It has not taken long for the wheels to come off the Belt and Road Initiative. As recently as May 2017, China’s leader Xi Jinping stood in Beijing before a hall of nearly 30 heads of state and delegates from over 130 countries and proclaimed “a project of the century”.
This was not hyperbole. China has promised to spend about $1tn on building infrastructure in mainly developing countries around the world — and finance almost all of this through its own financial institutions. Adjusted for inflation, this total was roughly seven times what the US spent through the Marshall Plan to rebuild Europe after the second world war, according to Jonathan Hillman, author of The Emperor’s New Road.
But according to data published this week, reality is deviating sharply from Mr Xi’s script. What was conceived as the world’s biggest development programme is unravelling into what could become China’s first overseas debt crisis. Lending by the Chinese financial institutions that drive the Belt and Road, along with bilateral support to governments, has fallen off a cliff, and Beijing finds itself mired in debt renegotiations with a host of countries.
“This is all part of China’s education as a rising power,” says Mr Hillman, a senior fellow at Washington-based think-tank CSIS. “It has taken a flawed model that appeared to work at home, building large infrastructure projects, and hubristically tried to apply that abroad.”
“Historically, most infrastructure booms have gone bust,” he adds. “Whether China can avert that fate may depend on its ability to renegotiate loans with countries now in urgent need of debt relief. If China is unable or unwilling to provide sufficient relief to its borrowers, it could find itself at the centre of a debt crisis in developing markets.”
The data that describes China’s predicament comes from researchers at Boston University who maintain an independent database on China’s overseas development finance. They found that lending by the China Development Bank and the Export-Import Bank of China collapsed from a peak of $75bn in 2016 to just $4bn last year.
The context around this is crucial. The two banks fall under the direct control of China’s state council (cabinet), so they function as arms of the state. They provide the overwhelming majority of China’s overseas development lending and the funds they disburse rival in scale those of the World Bank, the world’s largest multilateral lender.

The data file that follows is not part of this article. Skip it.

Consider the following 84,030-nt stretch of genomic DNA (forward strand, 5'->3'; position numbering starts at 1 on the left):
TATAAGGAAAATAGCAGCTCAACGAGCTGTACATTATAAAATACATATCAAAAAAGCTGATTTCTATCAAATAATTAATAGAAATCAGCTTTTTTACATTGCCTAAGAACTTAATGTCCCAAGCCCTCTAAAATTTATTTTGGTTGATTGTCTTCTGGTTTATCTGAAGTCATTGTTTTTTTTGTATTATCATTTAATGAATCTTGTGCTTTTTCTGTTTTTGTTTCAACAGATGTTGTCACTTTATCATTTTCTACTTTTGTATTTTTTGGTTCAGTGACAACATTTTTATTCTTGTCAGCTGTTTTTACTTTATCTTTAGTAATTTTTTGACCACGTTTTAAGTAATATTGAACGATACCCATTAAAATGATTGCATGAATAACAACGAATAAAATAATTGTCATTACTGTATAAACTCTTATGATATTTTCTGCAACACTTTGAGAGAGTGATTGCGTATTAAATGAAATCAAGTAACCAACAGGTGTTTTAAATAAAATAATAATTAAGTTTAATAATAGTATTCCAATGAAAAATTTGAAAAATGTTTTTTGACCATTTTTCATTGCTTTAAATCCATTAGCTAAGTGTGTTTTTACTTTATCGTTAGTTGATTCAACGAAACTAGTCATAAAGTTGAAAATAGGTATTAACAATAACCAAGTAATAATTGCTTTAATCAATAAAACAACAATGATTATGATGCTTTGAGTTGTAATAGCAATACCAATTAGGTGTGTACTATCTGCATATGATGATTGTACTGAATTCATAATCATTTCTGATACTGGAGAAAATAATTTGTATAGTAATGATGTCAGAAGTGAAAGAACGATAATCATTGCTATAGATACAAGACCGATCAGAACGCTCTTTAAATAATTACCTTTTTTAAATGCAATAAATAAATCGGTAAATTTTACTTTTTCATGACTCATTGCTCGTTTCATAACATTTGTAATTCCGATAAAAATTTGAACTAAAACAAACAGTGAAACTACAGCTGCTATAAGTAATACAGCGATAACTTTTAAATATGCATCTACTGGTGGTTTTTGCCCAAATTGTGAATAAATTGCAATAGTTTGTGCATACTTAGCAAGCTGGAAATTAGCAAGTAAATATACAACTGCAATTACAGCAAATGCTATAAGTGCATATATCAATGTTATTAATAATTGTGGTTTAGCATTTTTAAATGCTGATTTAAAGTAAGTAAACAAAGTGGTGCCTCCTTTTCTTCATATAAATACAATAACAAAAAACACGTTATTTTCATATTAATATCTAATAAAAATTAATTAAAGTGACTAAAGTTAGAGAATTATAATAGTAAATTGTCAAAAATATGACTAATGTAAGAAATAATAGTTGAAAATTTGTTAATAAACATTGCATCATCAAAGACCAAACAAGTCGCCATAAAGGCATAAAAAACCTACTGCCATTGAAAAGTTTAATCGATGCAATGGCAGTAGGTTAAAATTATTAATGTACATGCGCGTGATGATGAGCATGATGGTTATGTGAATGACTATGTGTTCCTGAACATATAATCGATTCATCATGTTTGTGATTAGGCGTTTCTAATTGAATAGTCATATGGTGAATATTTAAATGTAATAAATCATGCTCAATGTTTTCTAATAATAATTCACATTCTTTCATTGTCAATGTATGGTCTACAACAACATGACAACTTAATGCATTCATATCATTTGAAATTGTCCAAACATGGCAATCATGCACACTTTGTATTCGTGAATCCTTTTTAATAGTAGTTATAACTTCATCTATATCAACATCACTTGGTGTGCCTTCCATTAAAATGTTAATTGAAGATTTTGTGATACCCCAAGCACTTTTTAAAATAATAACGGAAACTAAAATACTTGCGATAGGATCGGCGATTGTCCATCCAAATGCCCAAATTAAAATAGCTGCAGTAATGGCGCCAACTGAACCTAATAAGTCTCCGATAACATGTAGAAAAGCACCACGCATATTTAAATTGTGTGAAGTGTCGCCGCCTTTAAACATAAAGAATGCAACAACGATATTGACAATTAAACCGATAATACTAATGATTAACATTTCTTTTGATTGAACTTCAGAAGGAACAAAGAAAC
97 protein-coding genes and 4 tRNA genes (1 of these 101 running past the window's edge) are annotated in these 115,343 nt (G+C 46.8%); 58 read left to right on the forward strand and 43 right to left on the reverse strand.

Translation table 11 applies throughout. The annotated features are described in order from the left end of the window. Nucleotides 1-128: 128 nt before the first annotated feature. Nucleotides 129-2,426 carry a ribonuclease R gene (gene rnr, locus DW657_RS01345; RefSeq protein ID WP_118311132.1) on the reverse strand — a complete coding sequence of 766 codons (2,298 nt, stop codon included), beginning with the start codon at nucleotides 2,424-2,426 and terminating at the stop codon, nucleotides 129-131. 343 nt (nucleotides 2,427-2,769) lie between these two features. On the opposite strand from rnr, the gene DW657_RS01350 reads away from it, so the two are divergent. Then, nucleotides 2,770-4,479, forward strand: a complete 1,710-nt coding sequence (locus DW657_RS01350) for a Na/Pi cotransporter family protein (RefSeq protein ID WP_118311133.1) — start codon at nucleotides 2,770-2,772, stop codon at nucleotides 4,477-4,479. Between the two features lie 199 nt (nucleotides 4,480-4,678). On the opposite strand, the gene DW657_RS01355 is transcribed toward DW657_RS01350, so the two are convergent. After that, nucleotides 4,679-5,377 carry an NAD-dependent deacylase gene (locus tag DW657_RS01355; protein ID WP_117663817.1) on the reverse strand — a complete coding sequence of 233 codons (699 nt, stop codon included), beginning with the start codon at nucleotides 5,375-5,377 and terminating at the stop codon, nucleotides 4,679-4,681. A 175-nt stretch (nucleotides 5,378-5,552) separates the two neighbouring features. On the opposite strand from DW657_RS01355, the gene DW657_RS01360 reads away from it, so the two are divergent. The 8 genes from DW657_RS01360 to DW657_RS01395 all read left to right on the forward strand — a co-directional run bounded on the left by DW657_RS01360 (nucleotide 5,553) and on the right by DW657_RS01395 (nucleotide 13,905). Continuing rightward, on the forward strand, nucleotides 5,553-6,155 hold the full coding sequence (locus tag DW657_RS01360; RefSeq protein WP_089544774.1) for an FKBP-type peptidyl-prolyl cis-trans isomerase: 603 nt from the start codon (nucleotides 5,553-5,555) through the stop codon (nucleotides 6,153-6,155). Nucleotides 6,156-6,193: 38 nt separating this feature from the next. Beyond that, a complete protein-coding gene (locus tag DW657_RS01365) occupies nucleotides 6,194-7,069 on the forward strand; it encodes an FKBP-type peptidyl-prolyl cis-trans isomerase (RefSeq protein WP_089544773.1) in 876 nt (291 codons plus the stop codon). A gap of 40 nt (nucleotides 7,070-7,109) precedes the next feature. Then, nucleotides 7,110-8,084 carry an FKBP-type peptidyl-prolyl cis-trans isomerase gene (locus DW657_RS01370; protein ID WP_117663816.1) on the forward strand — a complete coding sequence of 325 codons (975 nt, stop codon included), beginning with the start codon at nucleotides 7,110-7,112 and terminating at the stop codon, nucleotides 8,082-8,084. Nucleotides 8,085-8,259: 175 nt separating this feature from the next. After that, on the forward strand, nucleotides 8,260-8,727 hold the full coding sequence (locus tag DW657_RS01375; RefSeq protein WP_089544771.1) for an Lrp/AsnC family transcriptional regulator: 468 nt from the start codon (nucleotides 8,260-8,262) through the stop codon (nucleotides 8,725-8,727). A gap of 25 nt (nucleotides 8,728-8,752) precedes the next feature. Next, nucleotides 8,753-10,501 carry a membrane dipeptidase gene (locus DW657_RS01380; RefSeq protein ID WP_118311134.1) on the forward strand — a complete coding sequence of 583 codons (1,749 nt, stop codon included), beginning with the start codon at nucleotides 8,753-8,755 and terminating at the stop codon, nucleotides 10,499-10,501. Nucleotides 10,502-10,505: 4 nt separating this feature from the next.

Between 2008 and 2019, the two Chinese banks lent $462bn, just short of the $467bn extended by the World Bank, according to the Boston University data. In some years, lending by the Chinese policy banks was almost equivalent to that by all six of the world’s multilateral financial institutions — which along with the World Bank include the Asian Development Bank, the Inter-American Development Bank, the European Investment Bank, the European Bank for Reconstruction and Development and the African Development Bank — put together.
In global development finance, such a sharp scaling back of lending by the Chinese banks amounts to an earthquake. If it persists, it will exacerbate an infrastructure funding gap that in Asia alone already amounts to $907bn a year, according to Asian Development Bank estimates. In Africa and Latin America — where Chinese credit has also formed a big part of infrastructure financing — the gap between what is required and what is available is also expected to yawn wider.
China’s retreat from overseas development finance derives from structural policy shifts, according to Chinese analysts. “China is consolidating, absorbing and digesting the investments made in the past,” says Wang Huiyao, an adviser to China’s state council and president of the Center for China and Globalisation, a think-tank.
Chen Zhiwu, a professor of finance at Hong Kong university, says the retrenchment in Chinese banks’ overseas lending is part of a bigger picture of China cutting back on outbound investments and focusing more resources domestically. It is also a response to tensions between the US and China during the presidency of Donald Trump, when Washington used criticisms of the Belt and Road as a justification to contain China, Prof Chen adds.
“In domestic Chinese media, the frequency of the [Belt and Road] topic occurring has come down a lot in the last few years, partly to downplay China’s overseas expansion ambitions,” says Prof Chen, who is also director of the Asia Global Institute think-tank. “I expect this retrenchment to continue.”